In cancer cell invasion, the dynamic crosstalk between the tumor and the normal host tissue determines the progress of proliferation and invasion. Besides irradiation and chemotherapy, which influence the “go or grow” phenotypes in GSCs, recent work also suggests that a group of tumor ECM factors, chondroitin sulfate proteoglycans, can serve as regulators of the phenotypic switch from “go” to “grow.”54 In addition, matrix metalloproteinases, such as MMP-14, have been recognized to promote angiogenesis (eg, through upregulation of vascular endothelial growth factor [VEGF]) via activation of MMP-2 and MMP-9, which are also key factors in tumor angiogenesis.55 Hypoxia-induced angiogenesis is well accepted as the primary microenvironmental factor regulating GBM proliferation and invasion. Rapid growth of a tumor can directly lead to deficient blood supply and thus a lack of oxygen and nutrients at the tumor core. Also, tumors growing into adjacent brain tissue can cause intravascular thrombosis and hemorrhage. Both situations are common causes of hypoxia. In response, tumor cells migrate away from the hypoxic center and form a hypercellular zone called pseudopalisades. The tumor cells that do not migrate become hypoxic and undergo apoptosis or necrosis, producing an enlarged central necrotic zone.56,57 While moving away from the hypoxic center, tumor cells produce pro-angiogenic factors that attract endothelial cells to rebuild blood vessels in order to provide adequate blood supply for further tumor growth. However, the structure of that vasculature can often simply accrue an aggregation of endothelial cells, which is described as vascular proliferation. Necrosis, pseudopalisades, and vascular proliferation are all classic histopathological hallmarks of GBM (see Fig. 1B). This explanation is mechanistically linked to GSCs, which not only are invasive, but also have a potent capability to induce angiogenesis. GSCs express elevated levels of VEGF and stromal-derived factor 1 (SDF-1, CXCL12),49,58 which are both considered to be pro-angiogenic factors inducing endothelial cell proliferation and tubule organization. In fact, many of the angiogenic factors such as VEGF and SDF-1,49,58 basic fibroblast growth factor and EGF,8 are also essential to GSC maintenance. Compared with nonstem tumor cells, GSCs express more hypoxia-induced factors (HIFs), especially HIF2, which is required for GSC growth and survival. HIF2α knockdown reduces VEGF expression, prevents GSC-induced angiogenesis, and therefore is considered a promising target for anti-GBM therapeutics.59 As the vasculature is rebuilt to restore the blood supply, tumor cells migrate toward these new blood vessels, thereby promoting expansion of the tumor margin. A high degree of vascularization correlates with glioma aggressiveness and is an indicator of poor prognosis.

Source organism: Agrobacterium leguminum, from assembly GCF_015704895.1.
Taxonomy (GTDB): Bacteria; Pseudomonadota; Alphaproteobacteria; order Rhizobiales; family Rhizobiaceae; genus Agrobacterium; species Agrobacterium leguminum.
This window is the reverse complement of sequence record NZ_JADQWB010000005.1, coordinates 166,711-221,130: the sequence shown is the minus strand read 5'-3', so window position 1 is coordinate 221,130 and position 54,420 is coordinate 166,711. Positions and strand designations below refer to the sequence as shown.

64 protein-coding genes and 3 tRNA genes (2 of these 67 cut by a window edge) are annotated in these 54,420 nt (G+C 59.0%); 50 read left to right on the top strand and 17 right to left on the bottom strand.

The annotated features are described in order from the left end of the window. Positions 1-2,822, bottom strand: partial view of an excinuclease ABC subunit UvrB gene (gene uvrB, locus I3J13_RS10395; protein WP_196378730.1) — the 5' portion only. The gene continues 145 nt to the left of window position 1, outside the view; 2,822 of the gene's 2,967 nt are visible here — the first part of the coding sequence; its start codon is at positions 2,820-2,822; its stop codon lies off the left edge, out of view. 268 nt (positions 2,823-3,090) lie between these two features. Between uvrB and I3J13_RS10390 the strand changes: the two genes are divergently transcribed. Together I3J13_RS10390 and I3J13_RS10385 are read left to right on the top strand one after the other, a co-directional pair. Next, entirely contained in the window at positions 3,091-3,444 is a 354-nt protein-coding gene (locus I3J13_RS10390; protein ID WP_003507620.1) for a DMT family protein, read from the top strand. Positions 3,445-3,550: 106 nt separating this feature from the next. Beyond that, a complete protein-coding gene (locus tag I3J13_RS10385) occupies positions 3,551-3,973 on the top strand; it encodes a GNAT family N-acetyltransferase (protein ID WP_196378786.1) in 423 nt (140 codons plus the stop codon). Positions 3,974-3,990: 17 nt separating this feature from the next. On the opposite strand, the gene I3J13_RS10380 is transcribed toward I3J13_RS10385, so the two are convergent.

Hypoxia directly influences a cancer cell's metabolism. Normal differentiated cells use oxidative phosphorylation as the source of ∼90% of their ATP, and they switch to anaerobic metabolism in case of hypoxia. Proliferating tumors, however, use anaerobic glycolysis regardless of oxygen availability, a phenomenon termed the Warburg effect, which consumes less oxygen but produces large amounts of lactate and alanine.60 GBM cells in culture convert as much as 90% of glucose and 60% of glutamine into lactate or alanine through anaerobic glycolysis,61 and hypoxia can further promote the process. Through upregulation of HIF1α, expression of glucose transporters is enhanced,62 while genes that are associated with mitochondrial oxidative phosphorylation are downregulated.63,64 Although anaerobic glycolysis is an inefficient way of generating ATP, it is believed to facilitate the cells' ability to take up and transform nutrients. The excess lactate can be used to produce sufficient NADPH for fatty acid synthesis, and the uptake of glucose and glutamine can provide enough carbon for nucleotide, amino acid, and lipid synthesis,60,61,64 thus offering a replicative advantage for rapidly proliferating cells. Anaerobic glycolysis plays a dual role in regulating tumor proliferation and invasion. From one perspective, it is a malignant characteristic of aggressive GBM rather than a simple adaption to hypoxia, in that tumor cells need anaerobic glycolysis to maintain their proliferative needs.10 Anaerobic glycolysis also positions cells in a specific microenvironmental niche that promotes GBM invasion.9,10 Specifically, the excessive lactate produced by fast-growing tumors can directly lead to local acidification, which results in death of normal neuronal and glial cell populations but favors the growth of neoplastic cells resistant to acidic conditions due to p53 mutations or other molecular mechanisms. The increased H+ concentration induces degradation of the ECM by matrix metalloproteinases and angiogenesis through release of interleukin-8 and VEGF, which serve as chemoattracters to induce tumor cell migration toward the new vasculature.